Mark Zuckerberg’s quest for redemption

27 September 2020

1:01 AM

27 September 2020

1:01 AM

Stung by recent criticism, and fearing major regulation, Mark Zuckerberg, founder and CEO of Facebook, has announced the establishment of a kind of ‘Supreme Court’ for his company.

Selected and paid by Facebook, the members of this ‘Oversight Board’ will in theory behave as independent adjudicators capable of making rulings over content moderation and other important aspects of the business. No doubt Mr Zuckerberg is looking at the example being set by the US Supreme Court and thinking, ‘What could go wrong?’

It’s hard to believe now but in 2017, it seemed plausible that Mark Zuckerberg might become president. He made an improbable tour of the heartlands: talking shop with truckers at a gas station in Iowa, drinking raw milk on a farm in Wisconsin and touring a train yard in Nebraska. Despite his frequent denials, the sense that he could be a moderate, liberal, technocratic successor to Trump encouraged rumors of his candidacy.

There were naysayers then: ‘A Mark Zuckerberg Presidency Isn’t Ridiculous — It’s Terrifying’ groaned one headline in the Nation. Angela Merkel famously berated Zuckerberg for allowing speech she didn’t like on immigration on his platform. But that was nothing compared to the tidal wave of criticism Mr Zuckerberg in the years after 2016. It emerged that Cambridge Analytica had harvested the data of millions of Facebook users. Allegations were made that this data was used to manipulate those users into backing Trump.

On the other side of the aisle, many conservatives were concerned by what they saw as biased censorship. A nervous, water-sipping Zuckerberg was hauled before Congress, looking like a kitten in a cage with angry pit bulls. Facebook was named the least trusted tech company in America.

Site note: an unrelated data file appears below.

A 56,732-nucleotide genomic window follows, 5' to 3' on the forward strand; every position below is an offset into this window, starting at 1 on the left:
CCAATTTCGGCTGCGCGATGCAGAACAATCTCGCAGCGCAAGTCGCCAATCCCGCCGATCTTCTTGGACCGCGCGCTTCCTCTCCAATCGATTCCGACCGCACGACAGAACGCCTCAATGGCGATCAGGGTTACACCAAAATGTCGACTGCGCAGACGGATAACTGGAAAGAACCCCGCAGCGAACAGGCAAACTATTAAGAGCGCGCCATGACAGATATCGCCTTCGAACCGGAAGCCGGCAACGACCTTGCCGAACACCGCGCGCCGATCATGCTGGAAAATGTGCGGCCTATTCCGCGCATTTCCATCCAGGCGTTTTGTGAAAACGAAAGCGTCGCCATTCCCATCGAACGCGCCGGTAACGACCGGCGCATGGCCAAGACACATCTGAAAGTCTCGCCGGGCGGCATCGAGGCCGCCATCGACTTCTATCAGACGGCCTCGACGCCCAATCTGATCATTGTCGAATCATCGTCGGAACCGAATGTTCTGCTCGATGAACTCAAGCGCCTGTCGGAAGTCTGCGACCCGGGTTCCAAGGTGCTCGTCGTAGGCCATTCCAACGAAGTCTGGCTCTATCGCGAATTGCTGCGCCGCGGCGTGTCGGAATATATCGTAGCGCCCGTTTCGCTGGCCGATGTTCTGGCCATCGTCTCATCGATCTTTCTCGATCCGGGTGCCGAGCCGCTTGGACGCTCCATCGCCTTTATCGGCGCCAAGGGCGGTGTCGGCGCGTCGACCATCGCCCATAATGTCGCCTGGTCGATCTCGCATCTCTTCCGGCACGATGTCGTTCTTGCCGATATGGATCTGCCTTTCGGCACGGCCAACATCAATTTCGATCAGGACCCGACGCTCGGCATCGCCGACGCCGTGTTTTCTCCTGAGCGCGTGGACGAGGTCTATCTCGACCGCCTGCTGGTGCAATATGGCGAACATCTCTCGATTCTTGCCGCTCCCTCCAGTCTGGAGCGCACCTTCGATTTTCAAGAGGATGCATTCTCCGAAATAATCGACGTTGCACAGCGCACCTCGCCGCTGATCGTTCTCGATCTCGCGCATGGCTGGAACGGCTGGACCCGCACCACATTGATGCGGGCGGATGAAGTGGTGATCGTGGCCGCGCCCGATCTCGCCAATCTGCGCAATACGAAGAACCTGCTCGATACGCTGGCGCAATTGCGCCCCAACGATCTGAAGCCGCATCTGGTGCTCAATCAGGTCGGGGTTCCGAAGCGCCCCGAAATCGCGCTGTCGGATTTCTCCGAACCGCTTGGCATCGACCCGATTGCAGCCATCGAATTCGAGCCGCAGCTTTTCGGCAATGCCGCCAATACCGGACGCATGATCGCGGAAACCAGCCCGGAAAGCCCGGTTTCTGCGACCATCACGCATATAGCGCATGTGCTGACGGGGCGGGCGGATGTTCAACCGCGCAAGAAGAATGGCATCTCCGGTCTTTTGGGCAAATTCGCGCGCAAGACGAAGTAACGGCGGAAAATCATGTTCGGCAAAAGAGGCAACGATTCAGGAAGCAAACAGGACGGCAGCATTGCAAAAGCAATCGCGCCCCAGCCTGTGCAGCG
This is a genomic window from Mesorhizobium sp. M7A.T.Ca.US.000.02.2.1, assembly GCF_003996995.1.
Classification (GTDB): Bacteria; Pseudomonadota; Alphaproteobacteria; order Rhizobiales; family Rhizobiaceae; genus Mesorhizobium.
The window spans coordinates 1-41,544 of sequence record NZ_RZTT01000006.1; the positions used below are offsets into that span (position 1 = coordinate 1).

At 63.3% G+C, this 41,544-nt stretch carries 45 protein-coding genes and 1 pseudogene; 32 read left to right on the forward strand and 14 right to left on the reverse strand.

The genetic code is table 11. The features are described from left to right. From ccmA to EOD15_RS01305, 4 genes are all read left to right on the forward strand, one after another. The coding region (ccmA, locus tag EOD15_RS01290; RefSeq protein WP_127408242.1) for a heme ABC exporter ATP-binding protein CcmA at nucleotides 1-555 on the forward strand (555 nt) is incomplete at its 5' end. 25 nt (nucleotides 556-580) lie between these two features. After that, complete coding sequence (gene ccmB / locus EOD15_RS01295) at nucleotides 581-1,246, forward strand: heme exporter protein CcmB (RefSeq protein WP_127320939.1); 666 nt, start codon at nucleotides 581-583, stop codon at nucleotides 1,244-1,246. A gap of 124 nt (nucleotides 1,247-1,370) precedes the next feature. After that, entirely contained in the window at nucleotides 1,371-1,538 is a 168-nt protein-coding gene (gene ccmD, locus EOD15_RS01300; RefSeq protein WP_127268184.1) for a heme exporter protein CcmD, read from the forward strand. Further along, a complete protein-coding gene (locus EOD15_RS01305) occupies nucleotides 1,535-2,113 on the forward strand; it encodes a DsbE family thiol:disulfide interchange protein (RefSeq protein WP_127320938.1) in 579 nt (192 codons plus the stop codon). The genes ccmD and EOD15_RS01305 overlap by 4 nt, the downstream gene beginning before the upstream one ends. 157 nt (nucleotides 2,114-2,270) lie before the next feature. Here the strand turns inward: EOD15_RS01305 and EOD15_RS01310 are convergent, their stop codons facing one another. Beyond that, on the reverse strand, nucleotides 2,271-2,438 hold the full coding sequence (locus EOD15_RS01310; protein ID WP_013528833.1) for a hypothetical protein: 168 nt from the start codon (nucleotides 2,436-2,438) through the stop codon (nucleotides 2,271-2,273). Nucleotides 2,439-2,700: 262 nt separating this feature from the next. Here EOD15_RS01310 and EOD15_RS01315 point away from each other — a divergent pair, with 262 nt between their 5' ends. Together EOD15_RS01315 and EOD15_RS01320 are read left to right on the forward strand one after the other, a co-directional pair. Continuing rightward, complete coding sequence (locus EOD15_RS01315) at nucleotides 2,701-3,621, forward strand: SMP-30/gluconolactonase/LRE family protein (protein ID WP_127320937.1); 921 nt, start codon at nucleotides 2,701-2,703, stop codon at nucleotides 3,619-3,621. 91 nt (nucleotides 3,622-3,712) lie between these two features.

But the excited predictions of a ‘techlash’, mine included, were premature. We might distrust Mark Zuckerberg, and Jeff Bezos, and Jack Dorsey, but we are still hooked on their products. We post tweets, and status updates, and photos, and links, and then talk about what callous fascist-enablers or sinister leftist authoritarians the people offering us their free platforms are.

Still, nobody forces tech moguls to do their work. Tom Anderson sold MySpace and retired, embracing a simpler and more innocent life. Zuckerberg — like Bezos and Dorsey — is a man whose ambition belies his diffident appearance. I think he really believes that Facebook is a source of more connection than conflict – and that openness is more valuable than censorship. As a recent article in the Verge details, he condemned Donald Trump’s ‘when the looting starts, the shooting starts’ post in the summer but refused to take it down despite appeals from his own staff. ‘The community we serve tends to be, on average, ideologically a little bit more conservative than our employee base,’ Zuckerberg is quoted as saying. ‘If we want to actually do a good job of serving people, [we have to take] into account that there are different views on different things, and that if someone disagrees with a view, that doesn’t necessarily mean that they’re hateful or have bad intent.’